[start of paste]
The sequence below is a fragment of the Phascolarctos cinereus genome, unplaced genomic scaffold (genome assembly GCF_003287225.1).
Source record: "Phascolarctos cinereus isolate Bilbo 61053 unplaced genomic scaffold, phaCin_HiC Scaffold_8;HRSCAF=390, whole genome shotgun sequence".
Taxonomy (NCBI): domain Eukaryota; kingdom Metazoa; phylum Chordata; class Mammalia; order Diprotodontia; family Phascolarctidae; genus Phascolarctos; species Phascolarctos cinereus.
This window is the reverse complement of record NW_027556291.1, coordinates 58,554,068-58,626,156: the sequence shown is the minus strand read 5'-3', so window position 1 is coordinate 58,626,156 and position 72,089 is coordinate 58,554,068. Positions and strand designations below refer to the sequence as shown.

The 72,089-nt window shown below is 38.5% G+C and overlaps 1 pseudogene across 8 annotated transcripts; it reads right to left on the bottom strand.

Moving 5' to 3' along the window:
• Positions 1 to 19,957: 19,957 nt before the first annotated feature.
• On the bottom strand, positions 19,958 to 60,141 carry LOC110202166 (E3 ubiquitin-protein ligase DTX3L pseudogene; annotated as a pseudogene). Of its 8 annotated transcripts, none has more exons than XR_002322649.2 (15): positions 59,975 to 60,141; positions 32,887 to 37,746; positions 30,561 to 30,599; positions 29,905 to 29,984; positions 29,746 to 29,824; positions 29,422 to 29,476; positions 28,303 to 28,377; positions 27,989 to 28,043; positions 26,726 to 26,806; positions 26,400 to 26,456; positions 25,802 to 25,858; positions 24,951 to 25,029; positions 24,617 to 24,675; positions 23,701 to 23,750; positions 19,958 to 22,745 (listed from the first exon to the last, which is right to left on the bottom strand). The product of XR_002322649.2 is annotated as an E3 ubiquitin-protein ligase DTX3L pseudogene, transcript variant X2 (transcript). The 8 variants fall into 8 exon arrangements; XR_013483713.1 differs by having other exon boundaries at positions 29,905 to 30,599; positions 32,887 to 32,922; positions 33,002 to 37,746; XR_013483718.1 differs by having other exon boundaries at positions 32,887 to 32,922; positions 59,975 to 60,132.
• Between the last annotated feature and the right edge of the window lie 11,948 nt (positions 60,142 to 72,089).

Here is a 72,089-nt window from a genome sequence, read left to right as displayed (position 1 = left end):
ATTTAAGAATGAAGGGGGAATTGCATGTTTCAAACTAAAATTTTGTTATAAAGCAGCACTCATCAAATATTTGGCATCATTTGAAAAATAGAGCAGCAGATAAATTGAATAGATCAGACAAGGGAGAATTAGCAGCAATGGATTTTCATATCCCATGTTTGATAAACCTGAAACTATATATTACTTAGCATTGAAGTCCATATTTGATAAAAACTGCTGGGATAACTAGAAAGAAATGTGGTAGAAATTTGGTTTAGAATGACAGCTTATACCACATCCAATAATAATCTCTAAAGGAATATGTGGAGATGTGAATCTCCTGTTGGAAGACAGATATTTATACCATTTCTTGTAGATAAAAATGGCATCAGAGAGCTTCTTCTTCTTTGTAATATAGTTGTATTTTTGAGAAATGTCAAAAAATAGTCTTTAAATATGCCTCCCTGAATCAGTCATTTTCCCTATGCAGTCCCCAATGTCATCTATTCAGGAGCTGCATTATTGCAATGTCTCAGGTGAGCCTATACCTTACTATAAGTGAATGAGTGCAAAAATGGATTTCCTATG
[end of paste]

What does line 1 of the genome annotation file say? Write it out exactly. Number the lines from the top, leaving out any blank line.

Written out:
The sequence below is a fragment of the Phascolarctos cinereus genome, unplaced genomic scaffold (genome assembly GCF_003287225.1).